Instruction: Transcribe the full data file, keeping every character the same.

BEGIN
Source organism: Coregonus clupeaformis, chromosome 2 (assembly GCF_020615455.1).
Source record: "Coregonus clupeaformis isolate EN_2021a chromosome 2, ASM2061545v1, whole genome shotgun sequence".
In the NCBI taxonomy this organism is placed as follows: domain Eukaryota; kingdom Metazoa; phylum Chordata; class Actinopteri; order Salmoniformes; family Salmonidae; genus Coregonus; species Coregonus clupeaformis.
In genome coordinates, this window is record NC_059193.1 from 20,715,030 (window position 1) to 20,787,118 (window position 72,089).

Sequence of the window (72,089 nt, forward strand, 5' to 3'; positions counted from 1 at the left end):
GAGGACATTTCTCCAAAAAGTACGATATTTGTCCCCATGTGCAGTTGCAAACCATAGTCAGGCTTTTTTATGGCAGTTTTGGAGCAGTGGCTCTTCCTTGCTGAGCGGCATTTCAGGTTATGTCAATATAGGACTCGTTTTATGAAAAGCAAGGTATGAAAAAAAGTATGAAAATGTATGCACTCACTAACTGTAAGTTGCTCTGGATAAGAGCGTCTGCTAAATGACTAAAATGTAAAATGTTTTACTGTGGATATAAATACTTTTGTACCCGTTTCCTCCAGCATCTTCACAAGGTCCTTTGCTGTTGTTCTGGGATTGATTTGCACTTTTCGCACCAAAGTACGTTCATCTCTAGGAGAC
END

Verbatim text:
Source organism: Coregonus clupeaformis, chromosome 2 (assembly GCF_020615455.1).
Source record: "Coregonus clupeaformis isolate EN_2021a chromosome 2, ASM2061545v1, whole genome shotgun sequence".
In the NCBI taxonomy this organism is placed as follows: domain Eukaryota; kingdom Metazoa; phylum Chordata; class Actinopteri; order Salmoniformes; family Salmonidae; genus Coregonus; species Coregonus clupeaformis.
In genome coordinates, this window is record NC_059193.1 from 20,715,030 (window position 1) to 20,787,118 (window position 72,089).

Sequence of the window (72,089 nt, forward strand, 5' to 3'; positions counted from 1 at the left end):
GAGGACATTTCTCCAAAAAGTACGATATTTGTCCCCATGTGCAGTTGCAAACCATAGTCAGGCTTTTTTATGGCAGTTTTGGAGCAGTGGCTCTTCCTTGCTGAGCGGCATTTCAGGTTATGTCAATATAGGACTCGTTTTATGAAAAGCAAGGTATGAAAAAAAGTATGAAAATGTATGCACTCACTAACTGTAAGTTGCTCTGGATAAGAGCGTCTGCTAAATGACTAAAATGTAAAATGTTTTACTGTGGATATAAATACTTTTGTACCCGTTTCCTCCAGCATCTTCACAAGGTCCTTTGCTGTTGTTCTGGGATTGATTTGCACTTTTCGCACCAAAGTACGTTCATCTCTAGGAGAC